Date of Submission


Date of Award


Institute Name (Publisher)

Indian Statistical Institute

Document Type

Doctoral Thesis

Degree Name

Doctor of Philosophy

Subject Name

Quantitative Economics


Economic Research Unit (ERU-Kolkata)


Sarkar, Nityananda (ERU-Kolkata; ISI)

Abstract (Summary of the Work)

The first chapter of this thesis begins with a brief review of the existing literature on empirical studies on stock returns, especially those in the context of the relationship between risk and return, at both univariate and multivariate levels. In the next section, studies on the relationship between stock return and monetary policy are reviewed. The motivation of this work is discussed in Section 1.4. Finally, the format of the thesis is given in Section 1.5.A Brief Review of the Literature on Risk-Return Relationship-Both Univariate and Multivariate Cases. In this section, we first present a brief review of this literature based on univariate analysis of stock returns. This is followed by the same considering the multivariate set-up where returns on several stock markets are modelled together. Thereafter, we briefly mention about some studies where returns are modelled in terms of some exogenous instruments of monetary policy. Univariate analysis of returns. In the literature on financial economics, one of the most important relationships studied is the one between risk and return. In fact, investors are assumed to evaluate the performance of their investments in terms of two summary statistics that represent the expected gains of a portfolio and its expected risk as determined from asset volatility. Since the seminal paper by Markowitz (1959), the capital asset pricing model (CAPM) has become an important tool in finance for assessment of cost of capital, portfolio performance, portfolio diversification, valuing instruments, and choosing portfolio strategy. Building on Markowitz’s work, Sharp (1964) and Black (1972) developed some other versions of CAPM that can be empirically tested. It is well-known that the CAPM assumes the risk to be constant. However, this assumption of constant risk was found to be very restrictive, particularly in the context of financial time series. In fact, it has been recognized as early as in 1960’s by Mandelbrot (1963), and Fama (1965), that uncertainty in speculative prices, as measured by variances and covariances, changes through time. But, it was not until the introduction of what is now known as Modern Financial Econometrics that applied researchers in financial and monetary economies started explicitly modelling variation over time in second-order moment. To that end, in his seminal paper in 1982, Engle introduced the autoregressive conditional heteroscedastic (ARCH) model which allows the conditional variance to change overtime as a function of past errors keeping the unconditional variance constant. It has been observed that this model captures many empirically observed temporal behaviours like the thick tail distribution and volatility clustering of many economic and financial variables (see, Bollerslev et al., (1992), Bera and Higgins (1993), Bollerslev et al., (1994), Shephard (1996) and Gourieroux (1997), for excellent surveys on ARCH/GARCH models and its various generalizations). Subsequently, this model was generalized by Bollerslev (1986), and this is called the generalized autoregressive conditional heteroscedasticity (GARCH) model. One important point to be noted while studying the risk-return relationship is that, as the degree of uncertainty in asset returns varies over time, the compensation required by risk-averse investors for holding these assets must not only be time-varying but also be such that investors are rewarded for taking additional risk by ensuring a higher expected return.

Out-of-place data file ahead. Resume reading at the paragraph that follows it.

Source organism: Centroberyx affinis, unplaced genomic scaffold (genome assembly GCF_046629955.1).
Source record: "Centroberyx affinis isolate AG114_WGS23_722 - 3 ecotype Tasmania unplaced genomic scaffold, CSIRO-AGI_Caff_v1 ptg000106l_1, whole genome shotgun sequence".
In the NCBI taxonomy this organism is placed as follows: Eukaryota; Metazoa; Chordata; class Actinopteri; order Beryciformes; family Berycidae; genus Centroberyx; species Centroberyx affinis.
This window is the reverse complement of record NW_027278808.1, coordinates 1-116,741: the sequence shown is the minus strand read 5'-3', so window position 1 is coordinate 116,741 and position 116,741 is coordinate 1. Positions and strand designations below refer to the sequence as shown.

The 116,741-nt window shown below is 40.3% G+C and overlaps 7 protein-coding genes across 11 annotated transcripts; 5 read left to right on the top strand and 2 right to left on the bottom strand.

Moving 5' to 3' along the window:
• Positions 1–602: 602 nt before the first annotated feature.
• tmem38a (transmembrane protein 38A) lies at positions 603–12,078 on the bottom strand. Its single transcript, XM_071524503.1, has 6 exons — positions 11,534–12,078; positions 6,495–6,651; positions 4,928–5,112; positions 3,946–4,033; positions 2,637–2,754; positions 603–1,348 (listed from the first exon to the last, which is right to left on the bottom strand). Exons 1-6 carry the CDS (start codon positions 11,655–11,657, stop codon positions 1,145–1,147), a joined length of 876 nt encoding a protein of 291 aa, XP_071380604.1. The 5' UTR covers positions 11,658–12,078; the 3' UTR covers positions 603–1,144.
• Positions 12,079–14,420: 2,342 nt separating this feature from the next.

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Creative Commons Attribution 4.0 International License
This work is licensed under a Creative Commons Attribution 4.0 International License.


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